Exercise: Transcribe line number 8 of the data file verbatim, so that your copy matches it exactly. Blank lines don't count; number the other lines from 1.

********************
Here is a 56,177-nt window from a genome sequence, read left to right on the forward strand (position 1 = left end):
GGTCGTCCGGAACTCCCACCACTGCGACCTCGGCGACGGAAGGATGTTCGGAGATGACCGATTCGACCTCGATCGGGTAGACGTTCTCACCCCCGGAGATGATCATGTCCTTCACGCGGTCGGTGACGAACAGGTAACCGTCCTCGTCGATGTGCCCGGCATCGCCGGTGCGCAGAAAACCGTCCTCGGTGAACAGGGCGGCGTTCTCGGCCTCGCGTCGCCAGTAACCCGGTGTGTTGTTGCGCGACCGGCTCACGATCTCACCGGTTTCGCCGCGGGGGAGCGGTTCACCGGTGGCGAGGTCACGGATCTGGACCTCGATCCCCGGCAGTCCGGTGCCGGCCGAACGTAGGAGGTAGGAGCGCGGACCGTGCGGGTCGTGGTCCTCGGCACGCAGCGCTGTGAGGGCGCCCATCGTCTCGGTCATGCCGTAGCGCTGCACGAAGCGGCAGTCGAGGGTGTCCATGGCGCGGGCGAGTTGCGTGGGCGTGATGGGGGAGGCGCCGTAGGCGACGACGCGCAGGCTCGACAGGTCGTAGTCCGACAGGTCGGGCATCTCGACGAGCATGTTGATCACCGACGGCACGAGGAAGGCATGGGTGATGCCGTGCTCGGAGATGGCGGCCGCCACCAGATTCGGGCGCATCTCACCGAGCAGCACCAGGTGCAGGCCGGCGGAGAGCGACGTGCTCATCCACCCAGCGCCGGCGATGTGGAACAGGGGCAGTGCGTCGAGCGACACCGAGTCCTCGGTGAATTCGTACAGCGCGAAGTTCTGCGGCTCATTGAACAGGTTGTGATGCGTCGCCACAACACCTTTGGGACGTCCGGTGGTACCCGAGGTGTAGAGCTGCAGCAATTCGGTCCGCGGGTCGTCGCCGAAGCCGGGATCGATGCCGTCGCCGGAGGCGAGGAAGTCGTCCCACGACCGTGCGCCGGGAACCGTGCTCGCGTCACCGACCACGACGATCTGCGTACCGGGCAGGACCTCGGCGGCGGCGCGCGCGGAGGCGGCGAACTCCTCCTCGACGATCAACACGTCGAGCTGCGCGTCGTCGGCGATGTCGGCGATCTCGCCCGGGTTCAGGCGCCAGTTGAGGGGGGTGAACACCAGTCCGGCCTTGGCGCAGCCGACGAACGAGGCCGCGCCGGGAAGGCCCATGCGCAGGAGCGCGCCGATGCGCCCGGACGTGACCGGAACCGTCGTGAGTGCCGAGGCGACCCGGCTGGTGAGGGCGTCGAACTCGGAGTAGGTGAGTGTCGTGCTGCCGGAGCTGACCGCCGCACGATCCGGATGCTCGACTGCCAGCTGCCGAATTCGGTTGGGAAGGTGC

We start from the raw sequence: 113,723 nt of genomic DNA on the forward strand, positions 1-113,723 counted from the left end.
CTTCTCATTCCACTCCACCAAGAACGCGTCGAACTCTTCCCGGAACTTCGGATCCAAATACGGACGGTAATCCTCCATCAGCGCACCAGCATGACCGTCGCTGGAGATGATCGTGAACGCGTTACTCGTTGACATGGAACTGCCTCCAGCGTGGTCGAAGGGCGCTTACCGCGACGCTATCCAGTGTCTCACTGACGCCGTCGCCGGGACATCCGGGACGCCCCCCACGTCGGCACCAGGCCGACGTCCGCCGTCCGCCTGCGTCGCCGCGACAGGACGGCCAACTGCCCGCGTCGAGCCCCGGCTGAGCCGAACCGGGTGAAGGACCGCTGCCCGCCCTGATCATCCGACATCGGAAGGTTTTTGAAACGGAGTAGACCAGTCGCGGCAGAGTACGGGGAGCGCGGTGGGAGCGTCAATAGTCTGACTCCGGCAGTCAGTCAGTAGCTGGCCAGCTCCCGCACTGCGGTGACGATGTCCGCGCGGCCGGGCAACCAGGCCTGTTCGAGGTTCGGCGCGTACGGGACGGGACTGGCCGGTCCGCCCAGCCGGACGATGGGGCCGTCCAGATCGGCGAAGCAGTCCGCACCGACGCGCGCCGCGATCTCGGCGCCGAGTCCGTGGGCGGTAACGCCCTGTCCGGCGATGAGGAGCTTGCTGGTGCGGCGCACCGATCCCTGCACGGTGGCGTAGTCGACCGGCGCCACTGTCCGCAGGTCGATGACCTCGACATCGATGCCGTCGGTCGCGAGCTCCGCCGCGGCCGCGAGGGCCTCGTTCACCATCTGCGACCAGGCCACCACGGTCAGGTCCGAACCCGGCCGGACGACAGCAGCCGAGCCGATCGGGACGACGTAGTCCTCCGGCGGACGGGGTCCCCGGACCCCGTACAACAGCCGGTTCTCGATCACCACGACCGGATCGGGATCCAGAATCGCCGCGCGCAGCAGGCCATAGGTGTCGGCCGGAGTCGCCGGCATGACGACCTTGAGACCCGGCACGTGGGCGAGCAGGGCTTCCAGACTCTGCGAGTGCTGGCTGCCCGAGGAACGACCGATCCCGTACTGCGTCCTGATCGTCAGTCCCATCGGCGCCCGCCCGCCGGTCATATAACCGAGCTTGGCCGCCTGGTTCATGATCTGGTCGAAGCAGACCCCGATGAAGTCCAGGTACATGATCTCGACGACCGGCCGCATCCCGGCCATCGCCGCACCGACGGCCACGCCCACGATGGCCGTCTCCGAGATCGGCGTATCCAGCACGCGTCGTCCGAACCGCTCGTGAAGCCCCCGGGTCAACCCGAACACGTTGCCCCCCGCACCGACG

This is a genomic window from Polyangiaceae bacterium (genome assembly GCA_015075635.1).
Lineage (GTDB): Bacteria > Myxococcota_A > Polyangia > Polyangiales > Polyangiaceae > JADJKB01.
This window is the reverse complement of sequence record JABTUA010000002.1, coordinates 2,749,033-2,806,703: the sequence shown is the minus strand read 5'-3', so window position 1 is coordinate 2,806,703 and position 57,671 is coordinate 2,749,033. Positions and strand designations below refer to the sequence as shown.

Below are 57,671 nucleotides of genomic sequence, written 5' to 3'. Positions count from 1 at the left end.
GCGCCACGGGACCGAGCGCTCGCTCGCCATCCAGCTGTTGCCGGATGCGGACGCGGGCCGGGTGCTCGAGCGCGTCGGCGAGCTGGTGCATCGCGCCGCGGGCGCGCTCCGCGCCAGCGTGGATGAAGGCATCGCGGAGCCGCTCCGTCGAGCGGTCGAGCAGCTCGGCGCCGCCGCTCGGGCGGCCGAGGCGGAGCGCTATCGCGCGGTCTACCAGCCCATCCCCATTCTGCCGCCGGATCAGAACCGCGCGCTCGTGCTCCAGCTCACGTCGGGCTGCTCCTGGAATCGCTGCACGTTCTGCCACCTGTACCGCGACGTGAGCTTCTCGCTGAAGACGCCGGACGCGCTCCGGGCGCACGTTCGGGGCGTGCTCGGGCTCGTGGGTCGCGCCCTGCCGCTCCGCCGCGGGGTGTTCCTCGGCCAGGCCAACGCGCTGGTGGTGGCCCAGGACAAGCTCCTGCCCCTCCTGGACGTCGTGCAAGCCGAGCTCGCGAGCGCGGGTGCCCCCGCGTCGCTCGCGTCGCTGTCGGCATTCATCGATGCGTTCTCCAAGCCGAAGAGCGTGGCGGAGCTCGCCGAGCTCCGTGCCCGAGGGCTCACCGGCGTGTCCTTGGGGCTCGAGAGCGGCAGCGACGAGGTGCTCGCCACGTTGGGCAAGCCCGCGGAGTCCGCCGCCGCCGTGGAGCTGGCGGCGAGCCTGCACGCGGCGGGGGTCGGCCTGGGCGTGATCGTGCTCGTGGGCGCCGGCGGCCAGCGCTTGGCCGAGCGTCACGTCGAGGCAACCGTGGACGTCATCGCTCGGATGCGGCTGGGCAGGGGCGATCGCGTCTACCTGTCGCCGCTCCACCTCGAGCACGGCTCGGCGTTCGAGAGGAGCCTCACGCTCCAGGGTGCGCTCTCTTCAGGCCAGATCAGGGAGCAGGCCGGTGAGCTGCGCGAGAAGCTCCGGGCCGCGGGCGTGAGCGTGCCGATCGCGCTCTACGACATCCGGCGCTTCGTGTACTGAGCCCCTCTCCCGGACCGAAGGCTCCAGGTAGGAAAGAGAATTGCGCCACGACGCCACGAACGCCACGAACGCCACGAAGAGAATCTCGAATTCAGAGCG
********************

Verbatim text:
Below are 57,671 nucleotides of genomic sequence, written 5' to 3'. Positions count from 1 at the left end.